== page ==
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Brokers divided over whether market ‘horrendous’ or advisers just need to ‘toughen up’ ‒ analysis

  • 14/06/2023
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Brokers divided over whether market ‘horrendous’ or advisers just need to ‘toughen up’ ‒ analysis
Opinion is split among intermediaries on how bad the current product withdrawal and overall market situation is for broker mental health, with some arguing that those struggling may not be cut out for the industry.

Recent weeks have seen mortgage lenders across the market regularly pulling products with little notice, in order to reprice them at higher interest rates, with many brokers bemoaning the impact on their clients and themselves.

Some brokers have launched a new ‘untrade’ body off the back of the current situation, which they say will be used to ensure that advisers and clients “are fairly treated and democratically and transparently represented”.

The Broker Collective ‒ which is free to join through the LinkedIn group ‒  has pushed for lenders to agree to its pledge of providing at least 24 hours notice of product withdrawals, emphasising that the sudden withdrawals seen of late “can induce anxiety and stress for brokers”. 

However, there are some within the advice industry who argue that the latest upheaval does not compare to the likes of the credit crunch or Covid, and have questioned whether brokers feeling the situation are suitable for the sector.

How will we cope?

Justin Moy, managing director at EHF Mortgages, said that the hours have been long for a while now, so starting before 8am and not finishing much before 8pm. This is standard when there have been changes in rates during the day, with extra hours having to be devoted on Saturday too.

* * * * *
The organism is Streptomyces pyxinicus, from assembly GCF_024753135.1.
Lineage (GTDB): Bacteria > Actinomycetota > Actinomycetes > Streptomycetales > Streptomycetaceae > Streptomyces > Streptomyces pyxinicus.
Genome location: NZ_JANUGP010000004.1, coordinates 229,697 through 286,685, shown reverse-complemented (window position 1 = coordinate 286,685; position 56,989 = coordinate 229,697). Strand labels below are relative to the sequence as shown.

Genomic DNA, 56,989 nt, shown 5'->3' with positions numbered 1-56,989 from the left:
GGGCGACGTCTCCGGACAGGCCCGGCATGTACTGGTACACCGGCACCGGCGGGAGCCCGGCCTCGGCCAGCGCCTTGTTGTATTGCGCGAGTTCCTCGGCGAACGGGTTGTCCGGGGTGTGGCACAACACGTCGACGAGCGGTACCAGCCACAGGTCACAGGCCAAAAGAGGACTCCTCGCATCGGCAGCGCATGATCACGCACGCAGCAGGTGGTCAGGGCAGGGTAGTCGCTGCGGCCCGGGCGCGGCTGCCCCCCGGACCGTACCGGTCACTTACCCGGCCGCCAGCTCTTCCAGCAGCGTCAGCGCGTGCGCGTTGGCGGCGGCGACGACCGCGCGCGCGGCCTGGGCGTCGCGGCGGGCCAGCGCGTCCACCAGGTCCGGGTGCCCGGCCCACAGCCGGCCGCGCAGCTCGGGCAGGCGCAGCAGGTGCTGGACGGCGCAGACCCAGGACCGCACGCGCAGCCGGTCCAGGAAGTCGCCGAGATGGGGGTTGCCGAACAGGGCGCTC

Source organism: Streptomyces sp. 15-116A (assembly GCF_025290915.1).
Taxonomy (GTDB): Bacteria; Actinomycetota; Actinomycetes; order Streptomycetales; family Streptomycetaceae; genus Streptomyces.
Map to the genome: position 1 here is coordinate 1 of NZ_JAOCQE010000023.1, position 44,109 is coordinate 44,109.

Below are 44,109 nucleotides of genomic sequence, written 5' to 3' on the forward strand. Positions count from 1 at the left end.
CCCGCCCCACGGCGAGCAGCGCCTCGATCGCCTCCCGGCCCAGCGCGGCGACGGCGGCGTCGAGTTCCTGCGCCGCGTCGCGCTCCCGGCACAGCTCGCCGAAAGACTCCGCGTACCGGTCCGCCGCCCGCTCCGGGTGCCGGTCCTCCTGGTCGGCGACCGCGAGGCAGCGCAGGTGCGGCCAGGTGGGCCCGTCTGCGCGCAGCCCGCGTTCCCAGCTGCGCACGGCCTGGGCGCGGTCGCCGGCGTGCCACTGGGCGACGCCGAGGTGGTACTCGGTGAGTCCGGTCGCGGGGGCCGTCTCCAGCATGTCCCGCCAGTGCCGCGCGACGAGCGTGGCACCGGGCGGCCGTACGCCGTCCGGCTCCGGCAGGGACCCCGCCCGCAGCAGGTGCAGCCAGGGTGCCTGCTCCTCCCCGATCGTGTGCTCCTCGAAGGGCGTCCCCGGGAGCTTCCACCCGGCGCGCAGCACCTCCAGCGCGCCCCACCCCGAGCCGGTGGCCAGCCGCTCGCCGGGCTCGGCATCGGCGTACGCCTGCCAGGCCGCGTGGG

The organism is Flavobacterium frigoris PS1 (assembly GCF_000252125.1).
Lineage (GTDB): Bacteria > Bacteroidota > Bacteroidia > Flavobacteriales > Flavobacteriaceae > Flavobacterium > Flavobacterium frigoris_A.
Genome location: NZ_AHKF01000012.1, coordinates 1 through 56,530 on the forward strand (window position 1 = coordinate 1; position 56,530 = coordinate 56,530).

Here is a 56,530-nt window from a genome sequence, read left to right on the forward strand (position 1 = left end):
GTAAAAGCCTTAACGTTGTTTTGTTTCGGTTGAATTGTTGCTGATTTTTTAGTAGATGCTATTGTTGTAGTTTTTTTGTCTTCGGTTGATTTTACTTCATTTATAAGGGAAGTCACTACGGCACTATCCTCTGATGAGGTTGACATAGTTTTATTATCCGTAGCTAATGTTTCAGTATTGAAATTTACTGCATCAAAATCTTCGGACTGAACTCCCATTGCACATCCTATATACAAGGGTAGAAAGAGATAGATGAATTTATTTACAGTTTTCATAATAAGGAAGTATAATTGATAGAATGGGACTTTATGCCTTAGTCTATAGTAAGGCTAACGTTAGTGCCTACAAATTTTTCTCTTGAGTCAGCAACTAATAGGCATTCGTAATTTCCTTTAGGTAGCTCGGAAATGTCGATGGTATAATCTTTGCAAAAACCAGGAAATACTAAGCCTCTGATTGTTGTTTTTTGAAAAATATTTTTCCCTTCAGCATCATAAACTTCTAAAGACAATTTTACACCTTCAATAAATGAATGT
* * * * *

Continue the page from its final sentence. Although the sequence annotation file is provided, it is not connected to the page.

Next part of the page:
He added: “There is ongoing worry about how our business will cope financially, as overall volumes are down, the product transfers are not as lucrative, and just having a quiet day in the office gives you significant anxiety. I have had to lose support staff to balance our finances too.” 

Which borrowers do I ‘save’?

Monday was “quite simply horrendous,” explained Steven Morris, advising director of Advantage Financial Solutions, who said that there is little point for borrowers in getting mortgage advice right now unless they can apply within a couple of hours.

Morris added that brokers were in the difficult position of having to choose which client to ‘save’, given the speed of rate changes.

“Being a mortgage broker is like trying to stop the tide from coming in armed with a mop. Pointless.”

While the last few months have been difficult, things have “hit top gear” in the last week, argued Lewis Shaw, founder of Shaw Financial Services.

He added: “I spoke to one broker who said they’re getting anxious opening their email in the morning, and I understand what they meant. The worry is this could get worse before it gets better.”

Stepping away from work

Advising can be a really stressful career anyway, pointed out Richard Dana, CEO of Tembo Money, as emotions are often running high with customers around what is likely to be the biggest transaction of their lives.

He added: “We try to keep messaging and emails on the work computers rather than mobile phones, which means people can have separation from it when they are not working.  We also have daily team catch-ups and have a very active company messaging system that everyone can share their tricky cases on.”

It isn’t that bad

However, some brokers have questioned whether the situation is really as bad as their peers have suggested.

Jane King, mortgage and equity release adviser at Ash Ridge Private Finance, said that she had worked every day during a 10-day holiday, though argued it was only “mildly inconvenient”.